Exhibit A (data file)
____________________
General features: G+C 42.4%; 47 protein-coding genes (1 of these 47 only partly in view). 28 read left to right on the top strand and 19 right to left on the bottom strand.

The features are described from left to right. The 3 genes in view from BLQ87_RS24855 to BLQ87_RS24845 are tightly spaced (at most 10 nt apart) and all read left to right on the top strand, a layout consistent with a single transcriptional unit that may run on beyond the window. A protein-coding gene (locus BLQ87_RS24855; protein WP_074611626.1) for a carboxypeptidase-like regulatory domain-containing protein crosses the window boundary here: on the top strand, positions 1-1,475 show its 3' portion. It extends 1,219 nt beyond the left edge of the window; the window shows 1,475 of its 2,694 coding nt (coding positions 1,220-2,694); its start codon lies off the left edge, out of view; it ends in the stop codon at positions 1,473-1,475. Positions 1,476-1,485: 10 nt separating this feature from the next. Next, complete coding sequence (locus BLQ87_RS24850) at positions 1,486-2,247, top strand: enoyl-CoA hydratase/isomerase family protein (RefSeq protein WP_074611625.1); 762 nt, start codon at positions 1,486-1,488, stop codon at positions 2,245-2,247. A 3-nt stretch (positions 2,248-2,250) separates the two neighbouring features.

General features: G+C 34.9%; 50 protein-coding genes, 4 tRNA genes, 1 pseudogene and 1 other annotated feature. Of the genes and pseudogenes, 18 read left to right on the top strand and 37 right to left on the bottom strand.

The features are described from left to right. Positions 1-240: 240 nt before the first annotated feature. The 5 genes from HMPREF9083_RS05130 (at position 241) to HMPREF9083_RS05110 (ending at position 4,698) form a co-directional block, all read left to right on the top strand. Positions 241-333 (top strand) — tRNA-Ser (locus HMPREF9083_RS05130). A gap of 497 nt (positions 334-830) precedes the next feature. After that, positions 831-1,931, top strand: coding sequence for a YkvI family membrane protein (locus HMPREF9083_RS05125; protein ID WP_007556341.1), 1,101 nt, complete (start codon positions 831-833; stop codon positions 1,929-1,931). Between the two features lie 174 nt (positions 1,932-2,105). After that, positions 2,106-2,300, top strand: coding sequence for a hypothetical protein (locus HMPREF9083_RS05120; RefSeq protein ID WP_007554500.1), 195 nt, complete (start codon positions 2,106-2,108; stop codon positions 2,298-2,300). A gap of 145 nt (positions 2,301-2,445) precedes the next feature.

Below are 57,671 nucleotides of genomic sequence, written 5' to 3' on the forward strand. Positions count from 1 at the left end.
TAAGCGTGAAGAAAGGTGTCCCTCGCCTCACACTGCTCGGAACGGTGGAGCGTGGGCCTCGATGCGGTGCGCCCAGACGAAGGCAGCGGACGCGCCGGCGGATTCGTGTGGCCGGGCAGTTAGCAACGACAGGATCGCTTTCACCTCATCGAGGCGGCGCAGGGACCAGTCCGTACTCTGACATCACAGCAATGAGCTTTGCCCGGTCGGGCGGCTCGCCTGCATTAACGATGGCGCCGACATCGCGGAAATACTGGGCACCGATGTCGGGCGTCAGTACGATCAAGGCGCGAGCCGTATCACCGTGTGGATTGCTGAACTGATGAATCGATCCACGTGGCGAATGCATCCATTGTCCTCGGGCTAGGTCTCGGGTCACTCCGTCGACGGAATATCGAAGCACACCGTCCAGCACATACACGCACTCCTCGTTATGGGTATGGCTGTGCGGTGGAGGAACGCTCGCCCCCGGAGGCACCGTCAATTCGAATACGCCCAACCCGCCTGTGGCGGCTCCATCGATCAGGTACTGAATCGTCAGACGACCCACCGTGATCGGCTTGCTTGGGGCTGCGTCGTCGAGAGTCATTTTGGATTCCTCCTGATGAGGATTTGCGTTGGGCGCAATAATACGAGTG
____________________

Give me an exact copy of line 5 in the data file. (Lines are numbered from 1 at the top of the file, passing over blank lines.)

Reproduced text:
Below are 57,671 nucleotides of genomic sequence, written 5' to 3' on the forward strand. Positions count from 1 at the left end.